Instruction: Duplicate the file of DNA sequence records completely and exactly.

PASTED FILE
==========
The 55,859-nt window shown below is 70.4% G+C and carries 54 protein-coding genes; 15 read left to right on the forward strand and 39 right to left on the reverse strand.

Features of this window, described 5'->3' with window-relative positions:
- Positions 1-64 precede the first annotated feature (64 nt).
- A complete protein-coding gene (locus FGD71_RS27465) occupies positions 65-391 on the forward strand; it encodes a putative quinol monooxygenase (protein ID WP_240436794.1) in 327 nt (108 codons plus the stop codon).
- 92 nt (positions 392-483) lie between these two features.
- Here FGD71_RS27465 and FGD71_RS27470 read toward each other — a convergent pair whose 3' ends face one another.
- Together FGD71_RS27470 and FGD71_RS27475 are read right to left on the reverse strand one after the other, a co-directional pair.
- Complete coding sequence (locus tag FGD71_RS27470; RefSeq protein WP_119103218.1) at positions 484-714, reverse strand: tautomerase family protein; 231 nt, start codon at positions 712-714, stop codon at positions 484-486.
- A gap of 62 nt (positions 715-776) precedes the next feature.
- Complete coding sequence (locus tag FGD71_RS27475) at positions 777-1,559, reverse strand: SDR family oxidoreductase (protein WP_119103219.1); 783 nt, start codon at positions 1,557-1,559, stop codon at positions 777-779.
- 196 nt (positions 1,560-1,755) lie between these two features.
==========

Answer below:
The 55,859-nt window shown below is 70.4% G+C and carries 54 protein-coding genes; 15 read left to right on the forward strand and 39 right to left on the reverse strand.

Features of this window, described 5'->3' with window-relative positions:
- Positions 1-64 precede the first annotated feature (64 nt).
- A complete protein-coding gene (locus FGD71_RS27465) occupies positions 65-391 on the forward strand; it encodes a putative quinol monooxygenase (protein ID WP_240436794.1) in 327 nt (108 codons plus the stop codon).
- 92 nt (positions 392-483) lie between these two features.
- Here FGD71_RS27465 and FGD71_RS27470 read toward each other — a convergent pair whose 3' ends face one another.
- Together FGD71_RS27470 and FGD71_RS27475 are read right to left on the reverse strand one after the other, a co-directional pair.
- Complete coding sequence (locus tag FGD71_RS27470; RefSeq protein WP_119103218.1) at positions 484-714, reverse strand: tautomerase family protein; 231 nt, start codon at positions 712-714, stop codon at positions 484-486.
- A gap of 62 nt (positions 715-776) precedes the next feature.
- Complete coding sequence (locus tag FGD71_RS27475) at positions 777-1,559, reverse strand: SDR family oxidoreductase (protein WP_119103219.1); 783 nt, start codon at positions 1,557-1,559, stop codon at positions 777-779.
- 196 nt (positions 1,560-1,755) lie between these two features.